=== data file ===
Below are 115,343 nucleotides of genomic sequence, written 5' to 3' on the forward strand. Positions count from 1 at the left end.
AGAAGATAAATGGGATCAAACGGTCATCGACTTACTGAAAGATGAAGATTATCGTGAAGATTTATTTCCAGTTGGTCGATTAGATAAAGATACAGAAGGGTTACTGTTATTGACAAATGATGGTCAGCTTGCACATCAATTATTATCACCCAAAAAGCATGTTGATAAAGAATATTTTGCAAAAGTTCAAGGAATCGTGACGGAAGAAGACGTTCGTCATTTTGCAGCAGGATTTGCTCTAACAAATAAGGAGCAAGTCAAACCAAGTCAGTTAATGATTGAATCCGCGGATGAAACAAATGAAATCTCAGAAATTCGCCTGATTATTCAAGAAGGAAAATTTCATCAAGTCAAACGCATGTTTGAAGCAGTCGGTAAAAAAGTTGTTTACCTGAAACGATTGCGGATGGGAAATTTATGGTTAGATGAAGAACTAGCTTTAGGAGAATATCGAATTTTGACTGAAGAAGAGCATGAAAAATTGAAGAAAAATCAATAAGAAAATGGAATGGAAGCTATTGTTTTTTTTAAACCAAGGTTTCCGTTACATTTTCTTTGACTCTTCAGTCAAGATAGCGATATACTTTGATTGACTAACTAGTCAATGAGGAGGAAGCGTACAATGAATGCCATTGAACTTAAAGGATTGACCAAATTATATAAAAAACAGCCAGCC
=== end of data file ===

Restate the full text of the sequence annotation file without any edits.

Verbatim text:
Below are 115,343 nucleotides of genomic sequence, written 5' to 3' on the forward strand. Positions count from 1 at the left end.
AGAAGATAAATGGGATCAAACGGTCATCGACTTACTGAAAGATGAAGATTATCGTGAAGATTTATTTCCAGTTGGTCGATTAGATAAAGATACAGAAGGGTTACTGTTATTGACAAATGATGGTCAGCTTGCACATCAATTATTATCACCCAAAAAGCATGTTGATAAAGAATATTTTGCAAAAGTTCAAGGAATCGTGACGGAAGAAGACGTTCGTCATTTTGCAGCAGGATTTGCTCTAACAAATAAGGAGCAAGTCAAACCAAGTCAGTTAATGATTGAATCCGCGGATGAAACAAATGAAATCTCAGAAATTCGCCTGATTATTCAAGAAGGAAAATTTCATCAAGTCAAACGCATGTTTGAAGCAGTCGGTAAAAAAGTTGTTTACCTGAAACGATTGCGGATGGGAAATTTATGGTTAGATGAAGAACTAGCTTTAGGAGAATATCGAATTTTGACTGAAGAAGAGCATGAAAAATTGAAGAAAAATCAATAAGAAAATGGAATGGAAGCTATTGTTTTTTTTAAACCAAGGTTTCCGTTACATTTTCTTTGACTCTTCAGTCAAGATAGCGATATACTTTGATTGACTAACTAGTCAATGAGGAGGAAGCGTACAATGAATGCCATTGAACTTAAAGGATTGACCAAATTATATAAAAAACAGCCAGCC